The Maricopa County Sheriff's Office opened two investigations in 2017 after deputies unleashed a K9 officer on Shane McGough in a holding cell, allowing the dog to maul the handcuffed man's leg for three minutes as he screamed in pain.
Both investigations remain in limbo nearly two years later.
A criminal investigation into two deputies involved in the mauling was completed in April 2019, but is awaiting review from an internal affairs captain, agency spokesperson Sergeant Joaquin Enriquez said Monday. Prosecutors have met with MCSO staff over the investigation, he said, but the case has not been officially submitted to the Maricopa County Attorney's Office.
An administrative investigation into whether the deputies violated department policy has been suspended, pending the completion of the criminal case.
Approached at a diner on Tuesday morning, Maricopa County Sheriff Paul Penzone declined to comment on the specifics of either investigation.
McGough's case received significant local media attention about a year ago after Phoenix New Times published body camera footage of the canine attack. (Watch the video below.)
The incident began on July 15, 2017, when MCSO Deputy Shaun Eversole sicced K9 officer Shadow on McGough as he was being held in a cell on suspicion of assaulting an officer. The dog latched onto McGough's upper thigh and buttocks for nearly three minutes as another MCSO deputy, Alden Jamaal Jackson, pinned McGough to the ground and removed his cuffs.
U.S. Forest Service officer Kelly Fleming was also involved in the incident, which took place near Tonto National Forest. Eversole directed Shadow to bite McGough after the detainee hurled profanities at Fleming.
McGough was left with deep puncture wounds that turned into permanent scars on his thigh and buttocks. He filed a federal lawsuit in 2018 against both deputies Eversole and Jackson, Forest Service officer Fleming, and the Maricopa County Sheriff's Office, claiming civil rights violations in what his attorney described as "torture."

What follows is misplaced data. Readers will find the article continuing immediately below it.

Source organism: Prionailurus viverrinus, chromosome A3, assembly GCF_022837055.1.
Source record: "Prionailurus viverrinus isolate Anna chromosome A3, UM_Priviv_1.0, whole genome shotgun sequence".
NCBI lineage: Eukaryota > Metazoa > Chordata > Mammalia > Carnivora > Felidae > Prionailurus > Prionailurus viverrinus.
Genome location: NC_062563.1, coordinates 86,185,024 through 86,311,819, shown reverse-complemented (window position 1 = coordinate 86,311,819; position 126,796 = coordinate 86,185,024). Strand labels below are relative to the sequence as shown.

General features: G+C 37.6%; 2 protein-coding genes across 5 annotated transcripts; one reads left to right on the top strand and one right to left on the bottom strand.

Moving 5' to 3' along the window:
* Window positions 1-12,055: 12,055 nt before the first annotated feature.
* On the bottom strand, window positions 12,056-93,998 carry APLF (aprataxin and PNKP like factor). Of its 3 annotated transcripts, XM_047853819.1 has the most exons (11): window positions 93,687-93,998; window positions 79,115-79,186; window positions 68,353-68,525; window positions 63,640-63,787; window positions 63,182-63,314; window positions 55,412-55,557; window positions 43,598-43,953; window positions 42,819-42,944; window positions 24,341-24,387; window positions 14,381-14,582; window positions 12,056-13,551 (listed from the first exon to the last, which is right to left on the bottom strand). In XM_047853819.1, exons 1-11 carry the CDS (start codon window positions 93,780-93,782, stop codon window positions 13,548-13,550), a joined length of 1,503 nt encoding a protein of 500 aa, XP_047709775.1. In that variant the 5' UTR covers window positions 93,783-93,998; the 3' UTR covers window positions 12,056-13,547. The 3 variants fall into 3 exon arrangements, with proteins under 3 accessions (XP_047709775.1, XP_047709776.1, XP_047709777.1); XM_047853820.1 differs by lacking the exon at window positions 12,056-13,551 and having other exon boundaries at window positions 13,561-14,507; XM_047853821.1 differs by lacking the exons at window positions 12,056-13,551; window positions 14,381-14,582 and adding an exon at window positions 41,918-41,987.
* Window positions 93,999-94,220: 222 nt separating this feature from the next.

Addressing the case in September 2018, Penzone alluded to the investigation of his deputies.
"If any details of that case require that I … hold people accountable and make changes, I will," Penzone said during a press conference.
But the sheriff stressed that McGough was being held at the time for assaulting an officer.
"I'm far more concerned with the injuries that were sustained to my deputy who may not return to [his] career than the injuries that were sustained by the individual who carried out that violence," Penzone said.
On the morning of the incident, McGough was involved in an altercation with two other MCSO deputies that left one deputy, David Crissinger, with a broken leg. Crissinger is still out on leave, Enriquez said.
Months after his arrest, McGough pleaded guilty to aggravated assault on an officer. He served six months in jail.
McGough could not be reached for comment. His attorney, Steven Guy, said McGough does not have faith in the Sheriff's Office to conduct a fair investigation.
"My client was interviewed by the investigator almost a year ago. It was a very long time ago. They've had the body cameras from the beginning," Guy said. "There's no objective, serious investigation going on."
He added: "Paul Penzone has talked about transparency in these kinds of cases, and I feel they have been less than transparent in the investigation they've claimed to have done."
McGough's federal civil lawsuit is also moving slowly. In February 2019, a federal judge dismissed Jackson and Fleming as defendants. Civil rights and battery claims against Eversole and the Sheriff's Office remain in litigation.
Guy said he has asked the Sheriff's Office to participate in settlement discussions and that the department is considering the request.
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